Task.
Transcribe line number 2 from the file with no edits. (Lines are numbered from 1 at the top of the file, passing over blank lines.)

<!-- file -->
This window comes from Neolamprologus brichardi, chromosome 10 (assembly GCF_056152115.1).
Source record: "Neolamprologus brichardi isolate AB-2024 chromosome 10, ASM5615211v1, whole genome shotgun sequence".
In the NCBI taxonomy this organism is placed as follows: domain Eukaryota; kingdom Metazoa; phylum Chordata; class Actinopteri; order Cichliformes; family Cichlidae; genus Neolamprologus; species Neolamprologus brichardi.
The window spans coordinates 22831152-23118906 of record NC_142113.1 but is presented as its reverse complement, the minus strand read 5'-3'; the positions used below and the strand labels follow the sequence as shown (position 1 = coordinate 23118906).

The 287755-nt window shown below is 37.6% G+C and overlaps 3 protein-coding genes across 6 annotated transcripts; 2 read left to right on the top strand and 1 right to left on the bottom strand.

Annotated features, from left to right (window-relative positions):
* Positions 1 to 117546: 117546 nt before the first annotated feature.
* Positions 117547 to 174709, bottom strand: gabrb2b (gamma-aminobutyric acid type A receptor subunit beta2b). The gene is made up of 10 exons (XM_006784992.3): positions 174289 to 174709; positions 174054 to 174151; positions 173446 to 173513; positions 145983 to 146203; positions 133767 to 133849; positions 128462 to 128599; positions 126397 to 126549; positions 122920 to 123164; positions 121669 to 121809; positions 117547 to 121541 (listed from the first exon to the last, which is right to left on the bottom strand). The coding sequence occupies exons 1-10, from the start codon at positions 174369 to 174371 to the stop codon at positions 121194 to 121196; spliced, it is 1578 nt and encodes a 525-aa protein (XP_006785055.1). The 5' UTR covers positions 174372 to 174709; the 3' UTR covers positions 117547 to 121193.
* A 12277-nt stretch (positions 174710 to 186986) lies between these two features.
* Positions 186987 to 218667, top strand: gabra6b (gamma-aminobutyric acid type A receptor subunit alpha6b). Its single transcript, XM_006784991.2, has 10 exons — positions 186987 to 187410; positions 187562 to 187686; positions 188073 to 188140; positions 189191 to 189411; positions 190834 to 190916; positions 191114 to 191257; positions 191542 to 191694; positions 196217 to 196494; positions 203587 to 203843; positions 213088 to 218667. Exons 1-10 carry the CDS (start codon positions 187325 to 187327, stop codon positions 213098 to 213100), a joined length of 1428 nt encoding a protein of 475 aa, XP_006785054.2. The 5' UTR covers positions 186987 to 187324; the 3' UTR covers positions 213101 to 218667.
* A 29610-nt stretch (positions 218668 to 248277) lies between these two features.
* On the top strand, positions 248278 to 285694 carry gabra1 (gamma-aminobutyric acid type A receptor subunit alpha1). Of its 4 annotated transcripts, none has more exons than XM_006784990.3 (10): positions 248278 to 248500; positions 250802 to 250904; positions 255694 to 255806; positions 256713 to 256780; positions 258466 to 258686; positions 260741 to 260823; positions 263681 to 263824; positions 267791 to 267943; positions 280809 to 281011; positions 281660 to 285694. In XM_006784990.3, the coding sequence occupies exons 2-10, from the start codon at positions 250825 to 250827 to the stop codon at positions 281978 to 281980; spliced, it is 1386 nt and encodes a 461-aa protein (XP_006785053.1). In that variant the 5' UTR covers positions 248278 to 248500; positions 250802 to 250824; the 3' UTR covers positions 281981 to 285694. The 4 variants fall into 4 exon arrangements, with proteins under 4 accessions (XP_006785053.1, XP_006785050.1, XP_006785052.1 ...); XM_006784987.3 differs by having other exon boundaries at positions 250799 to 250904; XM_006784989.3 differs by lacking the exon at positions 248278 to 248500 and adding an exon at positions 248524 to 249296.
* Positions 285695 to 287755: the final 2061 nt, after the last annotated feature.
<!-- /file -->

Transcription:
Source record: "Neolamprologus brichardi isolate AB-2024 chromosome 10, ASM5615211v1, whole genome shotgun sequence".